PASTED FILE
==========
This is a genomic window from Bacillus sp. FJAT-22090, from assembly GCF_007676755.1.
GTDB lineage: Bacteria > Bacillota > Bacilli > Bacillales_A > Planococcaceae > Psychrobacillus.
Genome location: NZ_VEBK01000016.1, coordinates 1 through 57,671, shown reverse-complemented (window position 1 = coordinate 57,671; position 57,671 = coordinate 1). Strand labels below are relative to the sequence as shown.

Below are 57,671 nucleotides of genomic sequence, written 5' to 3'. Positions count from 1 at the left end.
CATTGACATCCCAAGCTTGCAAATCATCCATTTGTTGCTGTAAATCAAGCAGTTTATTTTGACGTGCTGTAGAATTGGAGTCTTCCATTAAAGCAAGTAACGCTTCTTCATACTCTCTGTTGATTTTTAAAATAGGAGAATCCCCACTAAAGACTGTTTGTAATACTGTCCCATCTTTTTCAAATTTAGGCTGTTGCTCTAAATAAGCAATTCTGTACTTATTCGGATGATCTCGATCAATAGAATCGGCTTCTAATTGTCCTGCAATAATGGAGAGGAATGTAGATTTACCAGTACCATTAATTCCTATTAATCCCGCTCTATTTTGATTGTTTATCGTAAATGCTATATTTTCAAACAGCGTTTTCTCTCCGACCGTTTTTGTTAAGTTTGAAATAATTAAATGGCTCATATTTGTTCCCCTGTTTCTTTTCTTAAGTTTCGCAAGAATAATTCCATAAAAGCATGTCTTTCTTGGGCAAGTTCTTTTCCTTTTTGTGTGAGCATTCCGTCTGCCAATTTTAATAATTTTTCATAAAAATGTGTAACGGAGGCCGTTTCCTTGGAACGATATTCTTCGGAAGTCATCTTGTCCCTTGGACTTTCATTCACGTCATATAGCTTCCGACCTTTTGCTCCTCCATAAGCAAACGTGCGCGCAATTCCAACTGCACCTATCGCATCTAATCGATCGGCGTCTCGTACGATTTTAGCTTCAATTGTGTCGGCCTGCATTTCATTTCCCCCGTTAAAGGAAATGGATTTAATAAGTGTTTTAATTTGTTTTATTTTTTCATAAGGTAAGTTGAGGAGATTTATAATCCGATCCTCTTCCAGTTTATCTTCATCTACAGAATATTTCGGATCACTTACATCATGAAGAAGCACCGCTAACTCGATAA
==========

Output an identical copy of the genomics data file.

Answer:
This is a genomic window from Bacillus sp. FJAT-22090, from assembly GCF_007676755.1.
GTDB lineage: Bacteria > Bacillota > Bacilli > Bacillales_A > Planococcaceae > Psychrobacillus.
Genome location: NZ_VEBK01000016.1, coordinates 1 through 57,671, shown reverse-complemented (window position 1 = coordinate 57,671; position 57,671 = coordinate 1). Strand labels below are relative to the sequence as shown.

Below are 57,671 nucleotides of genomic sequence, written 5' to 3'. Positions count from 1 at the left end.
CATTGACATCCCAAGCTTGCAAATCATCCATTTGTTGCTGTAAATCAAGCAGTTTATTTTGACGTGCTGTAGAATTGGAGTCTTCCATTAAAGCAAGTAACGCTTCTTCATACTCTCTGTTGATTTTTAAAATAGGAGAATCCCCACTAAAGACTGTTTGTAATACTGTCCCATCTTTTTCAAATTTAGGCTGTTGCTCTAAATAAGCAATTCTGTACTTATTCGGATGATCTCGATCAATAGAATCGGCTTCTAATTGTCCTGCAATAATGGAGAGGAATGTAGATTTACCAGTACCATTAATTCCTATTAATCCCGCTCTATTTTGATTGTTTATCGTAAATGCTATATTTTCAAACAGCGTTTTCTCTCCGACCGTTTTTGTTAAGTTTGAAATAATTAAATGGCTCATATTTGTTCCCCTGTTTCTTTTCTTAAGTTTCGCAAGAATAATTCCATAAAAGCATGTCTTTCTTGGGCAAGTTCTTTTCCTTTTTGTGTGAGCATTCCGTCTGCCAATTTTAATAATTTTTCATAAAAATGTGTAACGGAGGCCGTTTCCTTGGAACGATATTCTTCGGAAGTCATCTTGTCCCTTGGACTTTCATTCACGTCATATAGCTTCCGACCTTTTGCTCCTCCATAAGCAAACGTGCGCGCAATTCCAACTGCACCTATCGCATCTAATCGATCGGCGTCTCGTACGATTTTAGCTTCAATTGTGTCGGCCTGCATTTCATTTCCCCCGTTAAAGGAAATGGATTTAATAAGTGTTTTAATTTGTTTTATTTTTTCATAAGGTAAGTTGAGGAGATTTATAATCCGATCCTCTTCCAGTTTATCTTCATCTACAGAATATTTCGGATCACTTACATCATGAAGAAGCACCGCTAACTCGATAA